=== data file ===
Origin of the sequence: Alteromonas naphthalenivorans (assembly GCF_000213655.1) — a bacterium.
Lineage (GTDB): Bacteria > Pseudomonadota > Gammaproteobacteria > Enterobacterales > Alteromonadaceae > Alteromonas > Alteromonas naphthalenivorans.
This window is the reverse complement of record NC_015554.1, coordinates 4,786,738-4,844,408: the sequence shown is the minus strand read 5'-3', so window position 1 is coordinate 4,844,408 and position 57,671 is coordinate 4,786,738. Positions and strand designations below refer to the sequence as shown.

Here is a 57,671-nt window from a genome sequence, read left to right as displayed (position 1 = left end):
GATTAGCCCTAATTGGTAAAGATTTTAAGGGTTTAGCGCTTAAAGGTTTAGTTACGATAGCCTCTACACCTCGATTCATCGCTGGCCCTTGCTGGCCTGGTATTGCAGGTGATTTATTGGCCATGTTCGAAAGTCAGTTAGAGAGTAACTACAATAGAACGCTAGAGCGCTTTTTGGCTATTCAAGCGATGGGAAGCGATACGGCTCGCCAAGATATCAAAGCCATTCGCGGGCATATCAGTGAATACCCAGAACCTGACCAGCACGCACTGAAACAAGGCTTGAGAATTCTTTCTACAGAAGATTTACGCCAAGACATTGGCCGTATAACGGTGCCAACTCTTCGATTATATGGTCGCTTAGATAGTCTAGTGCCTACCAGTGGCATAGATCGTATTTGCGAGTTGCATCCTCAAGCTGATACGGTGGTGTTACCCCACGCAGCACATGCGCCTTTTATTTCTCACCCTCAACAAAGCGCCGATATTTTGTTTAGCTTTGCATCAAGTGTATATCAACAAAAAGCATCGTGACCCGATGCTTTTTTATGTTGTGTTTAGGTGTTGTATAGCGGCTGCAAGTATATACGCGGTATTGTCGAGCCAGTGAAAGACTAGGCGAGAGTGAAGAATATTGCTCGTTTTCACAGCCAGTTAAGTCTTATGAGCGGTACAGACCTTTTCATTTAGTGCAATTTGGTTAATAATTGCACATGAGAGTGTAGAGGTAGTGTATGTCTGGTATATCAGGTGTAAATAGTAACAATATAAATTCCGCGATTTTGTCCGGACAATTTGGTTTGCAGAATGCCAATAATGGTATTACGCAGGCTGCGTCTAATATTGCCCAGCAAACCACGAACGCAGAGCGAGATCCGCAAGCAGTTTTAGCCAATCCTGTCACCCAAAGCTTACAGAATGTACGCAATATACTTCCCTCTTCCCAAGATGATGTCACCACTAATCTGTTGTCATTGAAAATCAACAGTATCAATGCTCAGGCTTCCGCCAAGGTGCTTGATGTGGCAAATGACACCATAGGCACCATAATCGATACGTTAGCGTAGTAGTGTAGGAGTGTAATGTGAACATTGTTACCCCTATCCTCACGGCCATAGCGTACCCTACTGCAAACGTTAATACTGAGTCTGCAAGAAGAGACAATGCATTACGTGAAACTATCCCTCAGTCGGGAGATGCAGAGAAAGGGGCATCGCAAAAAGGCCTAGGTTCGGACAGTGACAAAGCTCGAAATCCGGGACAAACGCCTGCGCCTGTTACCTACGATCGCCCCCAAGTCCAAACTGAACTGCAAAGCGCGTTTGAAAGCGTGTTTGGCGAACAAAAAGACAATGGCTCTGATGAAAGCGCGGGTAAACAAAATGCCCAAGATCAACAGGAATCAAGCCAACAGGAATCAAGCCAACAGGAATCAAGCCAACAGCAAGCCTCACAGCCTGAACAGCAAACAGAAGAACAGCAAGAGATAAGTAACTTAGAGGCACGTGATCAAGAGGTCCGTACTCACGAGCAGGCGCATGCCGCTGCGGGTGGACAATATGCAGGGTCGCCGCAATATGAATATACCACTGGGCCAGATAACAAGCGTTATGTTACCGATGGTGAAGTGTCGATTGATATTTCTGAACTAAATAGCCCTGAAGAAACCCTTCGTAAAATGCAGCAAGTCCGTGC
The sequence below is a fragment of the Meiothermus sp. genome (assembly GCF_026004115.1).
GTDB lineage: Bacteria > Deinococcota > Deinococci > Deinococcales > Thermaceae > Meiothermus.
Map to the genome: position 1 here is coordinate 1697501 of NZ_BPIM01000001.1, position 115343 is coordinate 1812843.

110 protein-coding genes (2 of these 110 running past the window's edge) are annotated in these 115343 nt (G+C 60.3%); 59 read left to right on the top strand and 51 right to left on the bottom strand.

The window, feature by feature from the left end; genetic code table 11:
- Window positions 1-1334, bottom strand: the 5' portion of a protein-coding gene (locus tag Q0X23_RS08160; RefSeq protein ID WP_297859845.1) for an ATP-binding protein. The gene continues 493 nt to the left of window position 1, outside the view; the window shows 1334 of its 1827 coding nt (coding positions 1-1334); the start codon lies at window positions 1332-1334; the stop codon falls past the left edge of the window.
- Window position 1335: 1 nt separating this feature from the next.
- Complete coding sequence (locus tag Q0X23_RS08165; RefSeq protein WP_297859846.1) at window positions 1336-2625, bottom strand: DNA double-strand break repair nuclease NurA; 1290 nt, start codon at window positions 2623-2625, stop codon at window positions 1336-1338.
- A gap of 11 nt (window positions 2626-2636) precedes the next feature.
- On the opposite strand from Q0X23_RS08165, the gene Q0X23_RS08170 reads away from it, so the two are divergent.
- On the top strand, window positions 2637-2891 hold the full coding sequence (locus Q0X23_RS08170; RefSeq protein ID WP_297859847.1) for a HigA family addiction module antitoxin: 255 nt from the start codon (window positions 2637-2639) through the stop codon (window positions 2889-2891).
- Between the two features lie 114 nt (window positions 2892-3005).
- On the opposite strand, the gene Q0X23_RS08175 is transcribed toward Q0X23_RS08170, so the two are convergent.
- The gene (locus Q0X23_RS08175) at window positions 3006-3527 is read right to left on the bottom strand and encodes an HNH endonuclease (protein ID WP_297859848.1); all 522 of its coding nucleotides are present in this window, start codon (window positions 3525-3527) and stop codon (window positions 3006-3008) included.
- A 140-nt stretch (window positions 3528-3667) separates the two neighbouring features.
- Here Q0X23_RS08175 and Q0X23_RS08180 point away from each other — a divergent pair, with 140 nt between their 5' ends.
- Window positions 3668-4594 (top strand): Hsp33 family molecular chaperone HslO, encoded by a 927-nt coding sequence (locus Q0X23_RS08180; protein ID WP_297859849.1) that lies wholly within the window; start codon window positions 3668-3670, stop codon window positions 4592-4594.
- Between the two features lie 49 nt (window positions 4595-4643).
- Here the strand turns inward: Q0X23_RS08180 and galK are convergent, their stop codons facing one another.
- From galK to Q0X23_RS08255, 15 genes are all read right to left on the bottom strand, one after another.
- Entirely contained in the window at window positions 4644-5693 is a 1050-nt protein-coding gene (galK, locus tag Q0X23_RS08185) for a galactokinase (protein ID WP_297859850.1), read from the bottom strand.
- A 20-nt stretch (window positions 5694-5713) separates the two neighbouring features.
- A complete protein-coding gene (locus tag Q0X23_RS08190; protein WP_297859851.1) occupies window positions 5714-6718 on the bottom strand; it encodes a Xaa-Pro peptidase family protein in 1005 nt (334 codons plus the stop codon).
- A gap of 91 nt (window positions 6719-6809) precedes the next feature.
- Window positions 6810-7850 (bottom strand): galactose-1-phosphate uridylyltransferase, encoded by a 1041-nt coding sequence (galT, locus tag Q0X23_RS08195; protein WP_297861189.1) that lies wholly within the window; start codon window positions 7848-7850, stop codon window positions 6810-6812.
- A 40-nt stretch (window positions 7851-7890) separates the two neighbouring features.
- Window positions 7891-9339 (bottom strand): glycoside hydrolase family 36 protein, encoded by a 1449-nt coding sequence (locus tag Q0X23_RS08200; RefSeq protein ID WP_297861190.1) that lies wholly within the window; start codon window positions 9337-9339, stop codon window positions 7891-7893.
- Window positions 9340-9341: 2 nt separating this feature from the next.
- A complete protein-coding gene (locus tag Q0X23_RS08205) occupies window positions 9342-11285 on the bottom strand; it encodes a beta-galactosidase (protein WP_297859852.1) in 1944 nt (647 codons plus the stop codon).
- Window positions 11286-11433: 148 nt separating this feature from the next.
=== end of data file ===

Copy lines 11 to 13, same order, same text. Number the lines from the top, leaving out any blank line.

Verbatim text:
- Window positions 1-1334, bottom strand: the 5' portion of a protein-coding gene (locus tag Q0X23_RS08160; RefSeq protein ID WP_297859845.1) for an ATP-binding protein. The gene continues 493 nt to the left of window position 1, outside the view; the window shows 1334 of its 1827 coding nt (coding positions 1-1334); the start codon lies at window positions 1332-1334; the stop codon falls past the left edge of the window.
- Window position 1335: 1 nt separating this feature from the next.
- Complete coding sequence (locus tag Q0X23_RS08165; RefSeq protein WP_297859846.1) at window positions 1336-2625, bottom strand: DNA double-strand break repair nuclease NurA; 1290 nt, start codon at window positions 2623-2625, stop codon at window positions 1336-1338.